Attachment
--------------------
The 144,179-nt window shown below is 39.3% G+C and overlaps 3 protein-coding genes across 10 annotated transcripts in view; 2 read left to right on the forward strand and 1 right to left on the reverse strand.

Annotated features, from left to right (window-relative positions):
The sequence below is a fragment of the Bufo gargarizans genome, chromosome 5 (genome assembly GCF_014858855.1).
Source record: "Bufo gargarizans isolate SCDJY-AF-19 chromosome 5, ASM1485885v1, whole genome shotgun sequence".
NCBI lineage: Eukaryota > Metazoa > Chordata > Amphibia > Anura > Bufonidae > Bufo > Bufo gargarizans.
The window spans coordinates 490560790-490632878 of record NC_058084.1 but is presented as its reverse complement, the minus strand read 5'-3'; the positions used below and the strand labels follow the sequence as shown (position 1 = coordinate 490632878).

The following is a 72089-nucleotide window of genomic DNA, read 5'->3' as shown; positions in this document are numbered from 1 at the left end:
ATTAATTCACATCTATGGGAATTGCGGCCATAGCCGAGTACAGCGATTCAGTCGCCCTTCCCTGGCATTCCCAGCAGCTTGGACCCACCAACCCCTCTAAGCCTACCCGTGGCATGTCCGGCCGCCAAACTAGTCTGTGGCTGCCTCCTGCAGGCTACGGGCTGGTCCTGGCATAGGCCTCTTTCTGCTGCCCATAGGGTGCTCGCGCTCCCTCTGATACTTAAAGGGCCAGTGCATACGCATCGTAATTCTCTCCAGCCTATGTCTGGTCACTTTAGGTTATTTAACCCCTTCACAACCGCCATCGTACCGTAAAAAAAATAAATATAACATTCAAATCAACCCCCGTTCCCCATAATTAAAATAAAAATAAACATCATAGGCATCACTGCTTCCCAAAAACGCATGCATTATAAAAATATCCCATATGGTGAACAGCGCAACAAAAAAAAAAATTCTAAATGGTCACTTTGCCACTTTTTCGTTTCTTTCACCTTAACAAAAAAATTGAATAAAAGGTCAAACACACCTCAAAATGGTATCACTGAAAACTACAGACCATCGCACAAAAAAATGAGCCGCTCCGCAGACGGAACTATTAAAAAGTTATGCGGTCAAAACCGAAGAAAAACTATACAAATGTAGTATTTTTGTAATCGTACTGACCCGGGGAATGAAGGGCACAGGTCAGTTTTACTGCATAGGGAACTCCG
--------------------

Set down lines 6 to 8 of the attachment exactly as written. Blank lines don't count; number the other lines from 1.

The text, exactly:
The window spans coordinates 490560790-490632878 of record NC_058084.1 but is presented as its reverse complement, the minus strand read 5'-3'; the positions used below and the strand labels follow the sequence as shown (position 1 = coordinate 490632878).

The following is a 72089-nucleotide window of genomic DNA, read 5'->3' as shown; positions in this document are numbered from 1 at the left end:
ATTAATTCACATCTATGGGAATTGCGGCCATAGCCGAGTACAGCGATTCAGTCGCCCTTCCCTGGCATTCCCAGCAGCTTGGACCCACCAACCCCTCTAAGCCTACCCGTGGCATGTCCGGCCGCCAAACTAGTCTGTGGCTGCCTCCTGCAGGCTACGGGCTGGTCCTGGCATAGGCCTCTTTCTGCTGCCCATAGGGTGCTCGCGCTCCCTCTGATACTTAAAGGGCCAGTGCATACGCATCGTAATTCTCTCCAGCCTATGTCTGGTCACTTTAGGTTATTTAACCCCTTCACAACCGCCATCGTACCGTAAAAAAAATAAATATAACATTCAAATCAACCCCCGTTCCCCATAATTAAAATAAAAATAAACATCATAGGCATCACTGCTTCCCAAAAACGCATGCATTATAAAAATATCCCATATGGTGAACAGCGCAACAAAAAAAAAAATTCTAAATGGTCACTTTGCCACTTTTTCGTTTCTTTCACCTTAACAAAAAAATTGAATAAAAGGTCAAACACACCTCAAAATGGTATCACTGAAAACTACAGACCATCGCACAAAAAAATGAGCCGCTCCGCAGACGGAACTATTAAAAAGTTATGCGGTCAAAACCGAAGAAAAACTATACAAATGTAGTATTTTTGTAATCGTACTGACCCGGGGAATGAAGGGCACAGGTCAGTTTTACTGCATAGGGAACTCCG